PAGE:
Andorra, A Spanish Hospital and Houseguests
We’re a little tardy with the catch up, for good reason. Oodles of adventures were had by all. Grin. So… Andorra. Neither of us honestly knew much about the teensy little country in the Pyrenees before we visited. Can’t say we know much more now, after being there.
It’s a little bizarre. Steep, jagged mountains with snow (remnants and fresher); and one ski resort after another. There was a ‘tax free’ shopping zone that was a Vegas transplant. Gaudy and garish lights, everything you never needed in the cheapest quality afforded, and thrumming with impulsive buyers.
Seriously, who needs to buy a 16-pack of 16 oz. ketchup bottles or that Jack Daniels gallon jug? We tried to buy some ‘normal’ food for the day, and after scouring the aisles filled with alcohol and cigarettes galore managed to bring home a baguette and salami.
We found a ski resort that was undergoing construction for the summer, found free WiFi in the parking lot, and decided to stay. It was raining, anyway.
Two strange things: the WiFi turned on at 8:30 and shut down at 5:30 daily; and we had a direct view of an Andorra Overlook-esque hotel. Replete with an eerie, empty ballroom lighting up in the middle of the night. Thank you, sir Stephen King, for tweaking my imagination into overload. Ha.
When we entered Spain, we found a reservoir to park next to. Eagles, a fox and mocking fish Armando could see, but couldn’t manage to catch. The second day, I was standing up from an odd position, banged my knee and dislocated it. They do say most accidents happen in the home. Mine was no exception.
A two-hour drive to the nearest emergency room later and I was in the waiting room. The Catalonian (not Spanish) orderlies made jokes about speaking Italian like ‘Italiano! Spaghetto!’, while I was fretting about how dirty my feet were.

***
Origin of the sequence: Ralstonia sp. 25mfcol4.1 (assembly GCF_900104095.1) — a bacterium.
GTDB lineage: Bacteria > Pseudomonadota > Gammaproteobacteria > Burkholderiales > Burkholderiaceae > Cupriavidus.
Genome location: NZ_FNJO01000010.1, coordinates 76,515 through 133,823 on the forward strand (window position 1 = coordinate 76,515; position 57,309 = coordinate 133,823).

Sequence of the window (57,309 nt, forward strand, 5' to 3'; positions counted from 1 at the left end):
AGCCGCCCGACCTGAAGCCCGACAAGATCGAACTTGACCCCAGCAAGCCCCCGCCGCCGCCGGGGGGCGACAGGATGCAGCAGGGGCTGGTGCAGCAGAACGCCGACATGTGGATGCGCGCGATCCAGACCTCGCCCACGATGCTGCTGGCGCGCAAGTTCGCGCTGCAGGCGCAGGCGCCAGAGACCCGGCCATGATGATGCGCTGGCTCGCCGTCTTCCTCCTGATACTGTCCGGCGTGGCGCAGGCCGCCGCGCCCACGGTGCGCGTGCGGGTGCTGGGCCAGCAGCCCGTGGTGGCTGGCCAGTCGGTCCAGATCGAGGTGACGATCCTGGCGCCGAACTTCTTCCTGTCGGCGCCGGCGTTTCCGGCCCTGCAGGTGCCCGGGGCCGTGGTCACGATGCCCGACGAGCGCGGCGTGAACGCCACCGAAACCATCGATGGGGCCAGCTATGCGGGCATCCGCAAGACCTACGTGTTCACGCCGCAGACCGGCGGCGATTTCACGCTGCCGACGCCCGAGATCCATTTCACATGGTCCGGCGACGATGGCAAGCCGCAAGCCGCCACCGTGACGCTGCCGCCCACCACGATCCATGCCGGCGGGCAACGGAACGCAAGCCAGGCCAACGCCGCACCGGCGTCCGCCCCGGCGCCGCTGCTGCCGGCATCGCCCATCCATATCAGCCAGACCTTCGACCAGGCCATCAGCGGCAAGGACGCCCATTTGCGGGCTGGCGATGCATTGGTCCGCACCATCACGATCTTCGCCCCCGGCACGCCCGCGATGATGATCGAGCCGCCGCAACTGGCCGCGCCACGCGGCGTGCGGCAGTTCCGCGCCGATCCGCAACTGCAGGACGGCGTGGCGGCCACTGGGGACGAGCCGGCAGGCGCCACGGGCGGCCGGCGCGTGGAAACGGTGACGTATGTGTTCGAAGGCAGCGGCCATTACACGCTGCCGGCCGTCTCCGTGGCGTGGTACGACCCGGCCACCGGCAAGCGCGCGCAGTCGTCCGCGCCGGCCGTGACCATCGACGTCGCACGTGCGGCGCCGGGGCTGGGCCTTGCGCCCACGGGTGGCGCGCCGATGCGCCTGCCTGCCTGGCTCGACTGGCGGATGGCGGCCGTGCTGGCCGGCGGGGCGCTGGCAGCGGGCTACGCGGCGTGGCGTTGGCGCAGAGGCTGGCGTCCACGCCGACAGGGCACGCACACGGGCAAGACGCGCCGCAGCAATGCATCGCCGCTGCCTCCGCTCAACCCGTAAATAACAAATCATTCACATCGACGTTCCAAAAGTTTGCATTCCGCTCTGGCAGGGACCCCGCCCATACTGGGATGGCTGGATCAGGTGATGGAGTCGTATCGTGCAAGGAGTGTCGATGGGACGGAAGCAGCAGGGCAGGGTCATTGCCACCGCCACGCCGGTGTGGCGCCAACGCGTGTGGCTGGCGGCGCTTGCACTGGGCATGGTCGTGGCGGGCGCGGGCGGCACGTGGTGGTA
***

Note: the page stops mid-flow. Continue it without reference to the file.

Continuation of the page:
I waited roughly two hours, got X-rayed and was wheeled into the room next to me. The same one that we’d heard ear-shattering screams erupting from for the last hour.
The doctor was convinced my knee was back in, I wasn’t, and by accident two doctors-in-training popped it back in when they were wrapping it. The sound echoed across the room. And- the pain was finally gone. Like gone-gone. I got a half-cast that started falling apart maybe 3 days in, but I kept it on for the stability. I’m down to just a wrap and baby steps now.
One interesting observation about the Spanish hospital: an ambulance had brought someone in who didn’t make it. The family got the news in the corridor, and the body was wheeled back out to the ambulance without being covered. Such mixed feelings about that.
Gianni and Ivana from Nomad Is Beautiful, two fellow digital nomads, had been in touch with Armando for a while. We decided to meet on the road- and voila, we had our first overnight guests the day after the hospital visit. Gianni’s from Puglia (trullo country) and Ivana’s from Slovakia, which really worked out well. The boys could gossip in Italian while we girls had intellectual discourses sliding back and forth from English to Czech.
It was entertaining for us to see newbies to #vanlife. They held their own, for sure. It’s refreshing to be able to chat with other people who have had similar experiences and live in a similar way. We parted ways in Pamplona, and parted ways as life-long friends. We now have a new verb, too: to Mork.
I’m writing this from Basque Country, on a mountaintop overlooking the ocean. It’s a gorgeous, gorgeous place. We’re at a campsite that Armando’s going to video as a trade to stay. We’ll be taking some very much needed down time for a few days, just relaxing.
At some point soon, Armando’s going to be learning to surf (via Pablo’s oh-so-cool board) and we’re toying with the idea of running with the bulls.
It is a once in a lifetime chance we’re in the neighborhood and it’s just a few weeks away in Pamplona. I suppose it’ll depend on how itchy our Gypsy feet get. And after all, it’s not like I’d be able to out-hobble angry bulls. Grin. We shall see.
We’ll be in touch soon. Mel, Armando and Mork